You spend $100 a month on hot water? Yikes. I can't imagine that for most families there would be such a quick payback.

Still, it certainly does have a coolness factor.

$80 per month actually. Here in New England, we are paying 18 cents per kilowatt-hour, and costs will be rising. We've got 3 kid, two of which are sharing a tub (for now), and two adult runners at two showers a day.

I am as conservative (energy, not politic) as I can be: all our lights a CF, everything we run is "Energy Star" and high-efficiency as possible; we only burned half a tank of oiil this winter. We line-dry nearly half of our clothes (working on that too). OUr love of hot water is our major downfall, therefore we go solar.

Yes, we could stop showering, but then I wouldn't be allowed back on the forum (pee-ew!)
 
  • #11
If you have oil, wouldn't it be a lot cheaper to run an oil water heater? Electricity certainly is the worst way to make a BTU.

I don't know what you pay for oil, but I found a current online price at onlineheatingoil.com of $2.37/gal. With an energy content of 138,690 Btu/gal (40.6kWh) and a low-end efficiency of 85%, that's the equivalent of $0.07/kWh electricity. So for probably only a few hundred dollars up front, you could cut your bill by more than half and pay back in less than a year.

Even without considering things like interest and inflation, your numbers as you stated them don't add up: $80/mo is a 3.6, not a 3 year payback of $3,500 if you assume you can use use the solar heat all the time, which you can't. Now perhaps if the real payback ends up being 5 years it is still worth doing, but I'd really want to know before spending the money.

I don't mean to rain on your parade here, but I don't like seeing people make potentially bad decisions based on overexcitement about environmentalism.
 
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  • #12
Good heavens, $80 a month just to heat water? I have an all electric house and with four of us living here at one time and with a very wasteful now ex husband that would take a 20 minute HOT shower (he would only stop when the hot water ran out, then take a HOT Bath, then another HOT shower and do this twice a day, with tons of laundry, dish washing, etc... we only spent a fraction of that on hot water.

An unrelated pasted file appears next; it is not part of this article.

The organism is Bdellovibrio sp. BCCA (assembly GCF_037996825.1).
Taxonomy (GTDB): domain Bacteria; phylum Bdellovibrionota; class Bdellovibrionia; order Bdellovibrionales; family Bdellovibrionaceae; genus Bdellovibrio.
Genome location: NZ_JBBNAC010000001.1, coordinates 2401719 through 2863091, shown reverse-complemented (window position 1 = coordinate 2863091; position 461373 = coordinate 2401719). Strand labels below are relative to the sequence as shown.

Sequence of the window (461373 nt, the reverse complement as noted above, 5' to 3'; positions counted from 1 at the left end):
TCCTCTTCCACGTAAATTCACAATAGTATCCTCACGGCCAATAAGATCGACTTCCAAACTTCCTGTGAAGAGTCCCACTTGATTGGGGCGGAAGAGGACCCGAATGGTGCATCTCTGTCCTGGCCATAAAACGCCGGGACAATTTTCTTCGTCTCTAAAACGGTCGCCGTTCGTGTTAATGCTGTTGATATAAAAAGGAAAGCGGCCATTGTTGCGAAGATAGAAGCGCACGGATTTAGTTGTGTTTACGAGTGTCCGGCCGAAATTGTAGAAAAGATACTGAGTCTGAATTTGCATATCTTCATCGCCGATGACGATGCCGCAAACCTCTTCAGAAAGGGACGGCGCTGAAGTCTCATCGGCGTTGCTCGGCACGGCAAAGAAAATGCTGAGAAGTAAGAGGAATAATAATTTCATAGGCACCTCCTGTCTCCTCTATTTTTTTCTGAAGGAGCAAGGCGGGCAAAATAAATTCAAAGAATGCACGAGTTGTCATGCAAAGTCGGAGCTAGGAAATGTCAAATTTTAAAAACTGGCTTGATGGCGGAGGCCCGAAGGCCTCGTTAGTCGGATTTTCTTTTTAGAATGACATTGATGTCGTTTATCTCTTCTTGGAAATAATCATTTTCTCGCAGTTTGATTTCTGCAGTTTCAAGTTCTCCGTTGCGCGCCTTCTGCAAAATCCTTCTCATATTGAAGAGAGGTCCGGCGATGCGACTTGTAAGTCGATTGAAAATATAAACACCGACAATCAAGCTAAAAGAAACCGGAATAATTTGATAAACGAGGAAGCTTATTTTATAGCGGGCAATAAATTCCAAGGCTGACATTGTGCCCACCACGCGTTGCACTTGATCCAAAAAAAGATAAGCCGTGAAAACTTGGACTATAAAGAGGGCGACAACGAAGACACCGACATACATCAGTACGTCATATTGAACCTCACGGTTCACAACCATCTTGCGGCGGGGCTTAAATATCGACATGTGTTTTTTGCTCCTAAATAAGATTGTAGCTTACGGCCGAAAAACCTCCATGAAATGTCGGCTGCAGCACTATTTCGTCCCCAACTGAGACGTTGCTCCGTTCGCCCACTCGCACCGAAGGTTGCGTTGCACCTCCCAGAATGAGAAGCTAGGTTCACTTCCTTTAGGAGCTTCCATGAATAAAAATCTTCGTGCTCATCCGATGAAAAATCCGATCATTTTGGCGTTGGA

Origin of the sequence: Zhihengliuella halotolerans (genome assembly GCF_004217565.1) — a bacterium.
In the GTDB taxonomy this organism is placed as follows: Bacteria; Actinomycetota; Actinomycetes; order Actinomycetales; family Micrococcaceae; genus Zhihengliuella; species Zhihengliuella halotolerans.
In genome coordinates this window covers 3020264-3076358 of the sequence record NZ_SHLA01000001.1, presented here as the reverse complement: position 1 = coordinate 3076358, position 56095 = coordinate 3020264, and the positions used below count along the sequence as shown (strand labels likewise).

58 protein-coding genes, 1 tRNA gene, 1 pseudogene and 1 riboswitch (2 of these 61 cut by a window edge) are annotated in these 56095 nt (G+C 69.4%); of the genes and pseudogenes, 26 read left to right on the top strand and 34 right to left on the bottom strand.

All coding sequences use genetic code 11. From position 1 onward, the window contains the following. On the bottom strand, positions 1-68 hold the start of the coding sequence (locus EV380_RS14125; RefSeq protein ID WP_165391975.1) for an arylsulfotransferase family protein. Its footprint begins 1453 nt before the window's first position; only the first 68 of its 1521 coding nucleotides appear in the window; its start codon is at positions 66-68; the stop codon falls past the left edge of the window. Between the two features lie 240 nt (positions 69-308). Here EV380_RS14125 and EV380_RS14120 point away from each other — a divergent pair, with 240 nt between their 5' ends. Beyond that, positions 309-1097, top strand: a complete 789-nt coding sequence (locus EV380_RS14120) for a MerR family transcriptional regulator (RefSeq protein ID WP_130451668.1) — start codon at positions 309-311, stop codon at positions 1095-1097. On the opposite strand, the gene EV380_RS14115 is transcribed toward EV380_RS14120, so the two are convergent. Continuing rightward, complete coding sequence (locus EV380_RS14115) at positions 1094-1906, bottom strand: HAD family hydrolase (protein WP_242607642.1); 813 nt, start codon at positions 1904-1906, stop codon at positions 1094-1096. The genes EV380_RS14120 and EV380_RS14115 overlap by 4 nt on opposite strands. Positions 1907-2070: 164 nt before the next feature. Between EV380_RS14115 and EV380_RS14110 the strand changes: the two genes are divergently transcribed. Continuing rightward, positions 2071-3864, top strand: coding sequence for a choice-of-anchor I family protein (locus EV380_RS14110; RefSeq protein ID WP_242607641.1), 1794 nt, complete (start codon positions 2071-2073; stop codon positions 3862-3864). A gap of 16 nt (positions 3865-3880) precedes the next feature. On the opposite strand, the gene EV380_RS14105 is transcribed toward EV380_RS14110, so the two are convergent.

Based on the total amount of the electric bill during mild temperature months when we weren't running the air conditioner or heater much, my guess would be that hot water might account for $20.00 per month.

Right now my average electric bill is $50 per month and I have a rather large house (4 bedrooms, three bathrooms).

I do have very energy efficient electric appliances which I guess helps. My girlfriend at work uses gas for heating and cooking and her last bill was $300 just for her and her son, so I guess I must be unnaturally frugal.

How did you manage to actually measure your hot water heater usage?
 
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  • #13
russ_watters said:
If you have oil, wouldn't it be a lot cheaper to run an oil water heater? Electricity certainly is the worst way to make a BTU.

I don't know what you pay for oil, but I found a current online price at onlineheatingoil.com of $2.37/gal. With an energy content of 138,690 Btu/gal (40.6kWh) and a low-end efficiency of 85%, that's the equivalent of $0.07/kWh electricity. So for probably only a few hundred dollars up front, you could cut your bill by more than half and pay back in less than a year.